ASX-SGX: Will they drop down to one data centre? Of course not. Will they unify systems? What will be the cost of system unification? Does it make any sense to unify systems? It helps that both are similar-sized small exchanges, but the institutional settings are highly different.

NSE and NASDAQ produce a similar number of equity spot trades. In the latest year, NSE spends roughly \$150 million a year doing this, while NASDAQ spent \$850 million. (NSE produces derivatives trades also, and the NSE number includes the cost of the clearing corporation, so the cost-per-trade edge at NSE is probably of the order of 10x when compared with NASDAQ). The two exchanges are similar in size in terms of the trades per second. Yet, this is not an easy merger opportunity. There will certainly be no data centre unification. NSE's knowledge can be used to run the NASDAQ data centre more cheaply, but complex organisational dynamics would have to be navigated in achieving the transition, and this could take decades to pull off. It is hard to get management teams that are able to play for such long-term gains.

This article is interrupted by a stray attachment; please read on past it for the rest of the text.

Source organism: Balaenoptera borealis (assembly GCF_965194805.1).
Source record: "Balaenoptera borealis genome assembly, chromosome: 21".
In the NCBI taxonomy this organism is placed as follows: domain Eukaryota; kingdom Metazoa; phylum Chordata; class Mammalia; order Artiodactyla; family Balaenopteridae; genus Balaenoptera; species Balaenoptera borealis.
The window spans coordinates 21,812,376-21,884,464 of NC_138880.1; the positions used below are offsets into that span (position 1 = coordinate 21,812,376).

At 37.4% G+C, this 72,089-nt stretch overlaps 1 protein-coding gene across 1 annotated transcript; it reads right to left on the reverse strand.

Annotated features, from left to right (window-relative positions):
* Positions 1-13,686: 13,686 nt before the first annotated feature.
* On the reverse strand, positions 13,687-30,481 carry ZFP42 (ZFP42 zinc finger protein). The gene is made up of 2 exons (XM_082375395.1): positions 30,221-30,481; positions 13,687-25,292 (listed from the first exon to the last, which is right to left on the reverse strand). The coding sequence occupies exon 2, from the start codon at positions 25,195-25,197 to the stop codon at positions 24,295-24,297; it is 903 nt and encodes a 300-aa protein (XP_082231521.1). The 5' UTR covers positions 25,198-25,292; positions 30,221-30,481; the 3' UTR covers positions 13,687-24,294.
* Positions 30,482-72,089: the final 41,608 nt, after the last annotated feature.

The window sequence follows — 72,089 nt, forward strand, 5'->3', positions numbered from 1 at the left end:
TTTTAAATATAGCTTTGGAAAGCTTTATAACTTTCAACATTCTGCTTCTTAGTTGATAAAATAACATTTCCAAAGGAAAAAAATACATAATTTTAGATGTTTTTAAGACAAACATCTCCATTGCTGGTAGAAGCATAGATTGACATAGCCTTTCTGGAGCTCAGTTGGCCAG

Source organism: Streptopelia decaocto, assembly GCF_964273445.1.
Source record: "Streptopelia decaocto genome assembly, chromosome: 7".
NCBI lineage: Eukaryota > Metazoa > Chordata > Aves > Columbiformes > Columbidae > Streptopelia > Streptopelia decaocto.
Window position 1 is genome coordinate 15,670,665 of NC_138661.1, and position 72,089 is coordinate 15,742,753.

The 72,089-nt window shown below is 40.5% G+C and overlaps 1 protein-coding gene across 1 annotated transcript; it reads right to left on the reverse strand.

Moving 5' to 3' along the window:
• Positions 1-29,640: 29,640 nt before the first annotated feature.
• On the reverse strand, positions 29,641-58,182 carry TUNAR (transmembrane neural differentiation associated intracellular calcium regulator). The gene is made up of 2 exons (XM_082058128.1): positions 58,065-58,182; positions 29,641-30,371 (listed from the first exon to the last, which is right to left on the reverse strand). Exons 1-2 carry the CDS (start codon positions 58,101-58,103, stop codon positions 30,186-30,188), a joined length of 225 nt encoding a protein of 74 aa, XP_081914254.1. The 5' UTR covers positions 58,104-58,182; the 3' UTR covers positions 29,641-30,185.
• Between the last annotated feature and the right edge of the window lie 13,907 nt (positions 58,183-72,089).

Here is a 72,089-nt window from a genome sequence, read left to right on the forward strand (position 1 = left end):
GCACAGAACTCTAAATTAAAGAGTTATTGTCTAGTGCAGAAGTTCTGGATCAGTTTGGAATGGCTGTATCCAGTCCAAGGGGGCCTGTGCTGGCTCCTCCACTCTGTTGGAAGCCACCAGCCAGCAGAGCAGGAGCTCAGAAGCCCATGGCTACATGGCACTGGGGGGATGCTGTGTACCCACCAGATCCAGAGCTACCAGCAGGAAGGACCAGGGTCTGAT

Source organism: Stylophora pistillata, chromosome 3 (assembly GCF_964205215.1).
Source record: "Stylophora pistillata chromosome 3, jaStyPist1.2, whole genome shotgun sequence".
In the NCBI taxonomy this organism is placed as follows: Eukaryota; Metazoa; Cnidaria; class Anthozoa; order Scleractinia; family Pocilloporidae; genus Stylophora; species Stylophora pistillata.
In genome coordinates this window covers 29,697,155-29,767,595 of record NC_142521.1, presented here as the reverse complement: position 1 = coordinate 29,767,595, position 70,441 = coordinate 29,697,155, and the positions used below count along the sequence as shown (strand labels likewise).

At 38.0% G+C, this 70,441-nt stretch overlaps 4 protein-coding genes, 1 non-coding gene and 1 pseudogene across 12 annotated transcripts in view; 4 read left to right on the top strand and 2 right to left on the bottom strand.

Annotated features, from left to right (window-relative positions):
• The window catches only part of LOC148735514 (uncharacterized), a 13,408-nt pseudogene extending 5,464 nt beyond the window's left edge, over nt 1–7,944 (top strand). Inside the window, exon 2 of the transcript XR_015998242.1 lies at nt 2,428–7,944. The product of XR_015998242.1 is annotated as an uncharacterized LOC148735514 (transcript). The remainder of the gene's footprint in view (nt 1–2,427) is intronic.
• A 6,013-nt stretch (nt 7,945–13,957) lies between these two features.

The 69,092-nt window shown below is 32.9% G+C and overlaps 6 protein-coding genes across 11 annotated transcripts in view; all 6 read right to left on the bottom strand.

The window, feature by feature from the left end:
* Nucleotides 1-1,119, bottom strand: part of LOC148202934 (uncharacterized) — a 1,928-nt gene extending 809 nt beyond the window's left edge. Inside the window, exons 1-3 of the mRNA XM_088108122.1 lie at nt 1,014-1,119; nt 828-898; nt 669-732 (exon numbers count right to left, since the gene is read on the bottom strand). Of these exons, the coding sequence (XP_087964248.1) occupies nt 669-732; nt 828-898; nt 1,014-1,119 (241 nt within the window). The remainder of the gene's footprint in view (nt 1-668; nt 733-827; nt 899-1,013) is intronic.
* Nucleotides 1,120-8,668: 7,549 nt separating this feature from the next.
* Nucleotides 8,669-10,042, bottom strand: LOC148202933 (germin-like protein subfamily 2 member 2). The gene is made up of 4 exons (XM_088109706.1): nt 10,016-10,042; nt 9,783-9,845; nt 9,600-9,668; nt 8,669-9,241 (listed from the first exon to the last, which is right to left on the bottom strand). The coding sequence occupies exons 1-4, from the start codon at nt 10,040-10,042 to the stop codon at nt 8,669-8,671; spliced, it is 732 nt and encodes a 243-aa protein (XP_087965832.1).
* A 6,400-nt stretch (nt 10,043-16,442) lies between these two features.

Also see Are exchange mergers always good? by Mobis Philipose in Mint.

There is one kind of exchange merger which I have become increasingly skeptical about: one in which a parent foists computer systems upon the recipient. I have started worrying that this is a bit of a con, a method to generate revenues from system sales under the garb of partnership or strategic alliances. This is done to some extent by firms that are primarily in the business of selling software and not in the business of running exchanges. Or, to the extent that high-cost exchanges are able to do this, the systems/software revenues are able to mask the deeper problem of a high cost structure.